Tablet shipments could top 125 million units in 2012, led by Apple’s (NASDAQ:AAPL) iPad and tablets based on Google’s (NASDAQ:GOOG) Android and Microsoft’s (NASDAQ:MSFT) Windows 8 operating systems.
So goes the prognostication from equity analysts at Jefferies & Co., which actually shaved off 25 million units from its earlier estimate for this year because the market consolidated faster than it expected.
Moreover, carrier tablet subsidies never materialized in 2011. Carriers such as Verizon Wireless and AT&T simply chose not to aggressively market their Android tablet offerings, impinging unit sales.
Jefferies analyst Peter Misek said Apple sold 40.5 million of the 70 million tablets that shipped in 2011, with Samsung shipping 10 million Galaxy Tabs and Amazon (NASDAQ:AMZN) selling 4 million Kindle Fire Android tablets for the year.
With the Kindle Fire and some Tab models being the exceptions, much of the Android tablet market suffered from built-in anemia.
Most of the machines were initially priced too high compared with the iPad, which started at $500 for the WiFi model. Motorola Mobility (NYSE:MMI) sold its Xoom Android Honeycomb tablet for $699 on contract a year ago this month.
That price, some bugs in Honeycomb, and the lack of a strong application ecosystem for Android slates led to Motorola only selling 1 million tablets for 2011. For perspective, Apple sold 15.4 million iPads last quarter alone.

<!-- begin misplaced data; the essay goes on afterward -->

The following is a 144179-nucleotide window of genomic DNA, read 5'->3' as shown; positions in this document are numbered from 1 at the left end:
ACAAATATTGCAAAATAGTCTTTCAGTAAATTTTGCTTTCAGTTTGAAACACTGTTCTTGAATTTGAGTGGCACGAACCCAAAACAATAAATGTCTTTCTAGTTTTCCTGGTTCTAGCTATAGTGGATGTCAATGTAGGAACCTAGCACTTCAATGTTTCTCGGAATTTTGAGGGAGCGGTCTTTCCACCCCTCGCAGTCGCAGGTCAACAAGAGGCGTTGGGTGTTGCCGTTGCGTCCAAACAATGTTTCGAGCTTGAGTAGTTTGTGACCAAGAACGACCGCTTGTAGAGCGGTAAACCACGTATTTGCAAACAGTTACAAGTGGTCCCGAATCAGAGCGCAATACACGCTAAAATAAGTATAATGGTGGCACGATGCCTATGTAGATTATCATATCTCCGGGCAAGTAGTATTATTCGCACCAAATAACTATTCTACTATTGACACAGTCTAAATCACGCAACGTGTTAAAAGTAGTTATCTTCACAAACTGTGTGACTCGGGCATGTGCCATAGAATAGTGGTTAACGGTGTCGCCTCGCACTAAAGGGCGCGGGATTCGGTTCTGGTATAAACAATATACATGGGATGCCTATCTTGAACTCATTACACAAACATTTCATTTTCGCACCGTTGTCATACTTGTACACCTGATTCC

The Kindle Fire came to market Nov. 15 with the opposite approach: It was WiFi-only and cost $199. These factors made the tablet quite attractive to cost-conscious consumers. Over 4 quarters, the Fire could conceivably sell 16 to 24 million units.
Good news then, from Misek, who said Android tablet apps should drive shipments in 2012.
Still, Misek had originally modeled the 2012 tablet market to top 150 million units shipped. He’s curbed his model to account for market consolidation. Specifically, tablet vendors, including Research In Motion (NASDAQ:RIMM), HP (NYSE:HPQ) and other Android OEMs, failed to gain any traction against Apple, Samsung and Amazon.
Motorola, HTC, RIM and HP all slashed prices, often quite aggressively, to sell off inventory and grab some market share.
If there is a silver lining here, it is that the tablet market is a lot younger than the steadily maturing smartphone sector. Misek believes Android will have “a more seamless offering across handsets and tablets,” likely owing to the merging of the smartphone and Honeycomb branches into the Android 4.0 Ice Cream Sandwich operating system.
Of course, the iPad juggernaut should continue in 2012 with the iPad 3, expected to launch in the first quarter. When the iPad 3 becomes available, it is widely expected Apple will follow the pattern it set for its iPhones by discounting the iPad and iPad 2. With Apple setting the bar and market expectations, Misek expects tablet prices to fall to an average of $350.
The market may be dominated by iPad with an assist from Android in the near future, but Microsoft will make a “viable push with its Windows 8-based tablets,” Misek wrote in a Feb. 6 note to clients. “The first ones are likely to launch in late 2012, but the units will likely not significantly ramp until 2013.”